Effectiveness of Specific Techniques in Behavioral Teacher Training for Childhood ADHD Behaviors: Secondary Analyses of a Randomized Controlled Microtrial

Anouck Staff*, Saskia van der Oord, Jaap Oosterlaan, Rianne Hornstra, Pieter J. Hoekstra, Barbara J. van den Hoofdakker, Marjolein Luman

*Bijbehorende auteur voor dit werk

OnderzoeksoutputAcademicpeer review

3 Citaten (Scopus)
124 Downloads (Pure)

Samenvatting

Behavioral teacher training is an effective intervention for children with attention-deficit/hyperactivity disorder (ADHD). Intervention effectiveness may be enhanced by including intervention components that carry the strongest evidence for their effectiveness. A previous article of this group showed that both antecedent- (i.e., stimulus-control) and consequent-based (i.e., contingency management) techniques were highly effective in reducing daily teacher-rated, individually selected problem behaviors in a specific situation of the child. Effects were observed up to three months post intervention. Here, we tested whether effects were also present in teacher-rated and masked DSM-based assessments that comprise the full range of ADHD and oppositional defiant disorder (ODD) symptoms, as well as on teacher-rated impairment. Teachers of 90 children with (subthreshold) ADHD (6-12 years) were randomly assigned to one of three conditions: a short (two sessions), individualized intervention consisting of either a) antecedent-based techniques or b) consequent-based techniques; or c) waitlist. Multilevel analyses showed that both sets of techniques were effective in reducing teacher-rated ADHD symptoms and impairment immediately after the intervention and up to three months later, as compared to waitlist. Masked observations of ADHD behavior were in line with teacher ratings, with effects being most pronounced for inattention. No effects on teacher-rated or masked ODD behavior were found. This study showed that antecedent- and consequent-based techniques were effective in improving classroom ADHD symptoms and impairment. Long-term changes in teacher-rated ADHD are promising. These results extend previous findings and show the potential of short individually tailored interventions in classroom settings as treatment of ADHD symptoms.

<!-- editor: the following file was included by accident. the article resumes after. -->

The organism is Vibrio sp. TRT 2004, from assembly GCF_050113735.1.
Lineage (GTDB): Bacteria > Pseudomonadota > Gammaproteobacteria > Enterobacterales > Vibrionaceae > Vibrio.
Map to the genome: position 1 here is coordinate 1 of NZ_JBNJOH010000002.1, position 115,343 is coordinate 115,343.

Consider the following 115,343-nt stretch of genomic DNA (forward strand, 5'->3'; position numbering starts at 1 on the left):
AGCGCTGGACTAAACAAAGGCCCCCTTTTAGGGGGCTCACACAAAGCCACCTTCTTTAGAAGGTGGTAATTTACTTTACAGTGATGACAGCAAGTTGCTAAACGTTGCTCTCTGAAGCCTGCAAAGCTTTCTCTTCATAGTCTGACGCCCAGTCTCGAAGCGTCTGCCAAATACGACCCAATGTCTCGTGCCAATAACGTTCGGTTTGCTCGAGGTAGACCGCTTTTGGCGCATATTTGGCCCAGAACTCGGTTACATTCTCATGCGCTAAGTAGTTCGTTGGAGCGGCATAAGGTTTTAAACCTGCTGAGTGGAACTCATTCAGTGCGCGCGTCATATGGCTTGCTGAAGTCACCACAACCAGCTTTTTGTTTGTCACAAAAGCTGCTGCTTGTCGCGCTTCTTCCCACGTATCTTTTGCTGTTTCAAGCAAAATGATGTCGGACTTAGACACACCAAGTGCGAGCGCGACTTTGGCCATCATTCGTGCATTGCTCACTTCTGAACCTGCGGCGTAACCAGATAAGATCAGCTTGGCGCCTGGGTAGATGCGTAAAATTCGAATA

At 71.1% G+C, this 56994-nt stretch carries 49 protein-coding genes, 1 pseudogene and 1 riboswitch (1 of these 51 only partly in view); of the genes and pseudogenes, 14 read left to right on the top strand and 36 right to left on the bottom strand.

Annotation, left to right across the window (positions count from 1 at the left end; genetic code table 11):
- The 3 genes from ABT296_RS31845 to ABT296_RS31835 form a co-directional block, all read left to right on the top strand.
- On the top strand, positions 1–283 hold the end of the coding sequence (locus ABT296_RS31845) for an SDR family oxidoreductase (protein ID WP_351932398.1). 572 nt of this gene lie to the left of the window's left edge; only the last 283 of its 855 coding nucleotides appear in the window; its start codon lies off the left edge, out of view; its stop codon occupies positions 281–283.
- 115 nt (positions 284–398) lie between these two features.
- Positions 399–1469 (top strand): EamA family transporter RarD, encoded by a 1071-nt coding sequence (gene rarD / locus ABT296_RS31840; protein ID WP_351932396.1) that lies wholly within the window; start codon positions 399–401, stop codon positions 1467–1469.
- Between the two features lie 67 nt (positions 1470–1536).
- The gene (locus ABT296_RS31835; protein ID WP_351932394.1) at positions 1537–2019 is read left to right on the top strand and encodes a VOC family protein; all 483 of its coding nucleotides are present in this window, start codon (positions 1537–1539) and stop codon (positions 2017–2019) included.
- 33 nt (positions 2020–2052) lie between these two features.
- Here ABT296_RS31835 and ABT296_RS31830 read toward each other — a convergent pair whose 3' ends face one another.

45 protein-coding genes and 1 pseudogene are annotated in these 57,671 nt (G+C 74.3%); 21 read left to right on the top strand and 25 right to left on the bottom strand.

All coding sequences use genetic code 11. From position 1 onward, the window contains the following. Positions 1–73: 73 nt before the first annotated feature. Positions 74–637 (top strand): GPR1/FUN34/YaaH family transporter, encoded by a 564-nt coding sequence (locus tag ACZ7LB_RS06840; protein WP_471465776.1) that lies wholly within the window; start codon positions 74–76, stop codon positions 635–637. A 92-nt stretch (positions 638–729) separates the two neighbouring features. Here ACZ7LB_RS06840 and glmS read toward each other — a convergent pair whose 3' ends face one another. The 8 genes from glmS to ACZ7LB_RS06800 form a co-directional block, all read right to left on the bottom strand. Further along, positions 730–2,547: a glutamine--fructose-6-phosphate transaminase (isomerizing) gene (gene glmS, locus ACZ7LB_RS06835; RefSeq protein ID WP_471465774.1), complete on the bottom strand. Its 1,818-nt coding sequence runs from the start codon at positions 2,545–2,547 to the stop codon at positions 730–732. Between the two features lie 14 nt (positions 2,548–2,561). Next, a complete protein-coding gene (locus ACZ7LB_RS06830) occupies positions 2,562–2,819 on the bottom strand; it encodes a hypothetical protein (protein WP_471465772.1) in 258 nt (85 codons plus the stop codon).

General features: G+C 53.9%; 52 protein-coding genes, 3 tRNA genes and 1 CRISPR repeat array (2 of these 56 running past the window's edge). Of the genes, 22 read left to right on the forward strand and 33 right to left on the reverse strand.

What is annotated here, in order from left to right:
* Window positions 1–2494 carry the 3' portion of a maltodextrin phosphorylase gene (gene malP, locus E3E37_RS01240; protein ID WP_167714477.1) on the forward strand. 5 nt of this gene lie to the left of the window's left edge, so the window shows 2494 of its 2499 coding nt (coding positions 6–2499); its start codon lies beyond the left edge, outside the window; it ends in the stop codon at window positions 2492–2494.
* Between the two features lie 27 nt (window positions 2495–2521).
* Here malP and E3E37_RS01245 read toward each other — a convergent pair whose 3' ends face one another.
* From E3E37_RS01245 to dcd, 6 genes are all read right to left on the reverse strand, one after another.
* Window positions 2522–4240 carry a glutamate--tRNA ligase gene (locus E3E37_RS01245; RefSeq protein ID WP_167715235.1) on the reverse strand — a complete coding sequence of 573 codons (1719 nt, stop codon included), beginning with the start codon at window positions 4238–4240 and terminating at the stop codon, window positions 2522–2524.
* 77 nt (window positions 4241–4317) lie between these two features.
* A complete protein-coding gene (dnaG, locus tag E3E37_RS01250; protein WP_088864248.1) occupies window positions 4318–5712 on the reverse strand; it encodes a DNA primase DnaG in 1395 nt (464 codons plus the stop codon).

Originele taal-2English
Pagina's (van-tot)867-880
Aantal pagina's14
TijdschriftResearch on Child and Adolescent Psychopathology
Vroegere onlinedatum11-jan.-2022
DOI's
StatusPublished - 2022

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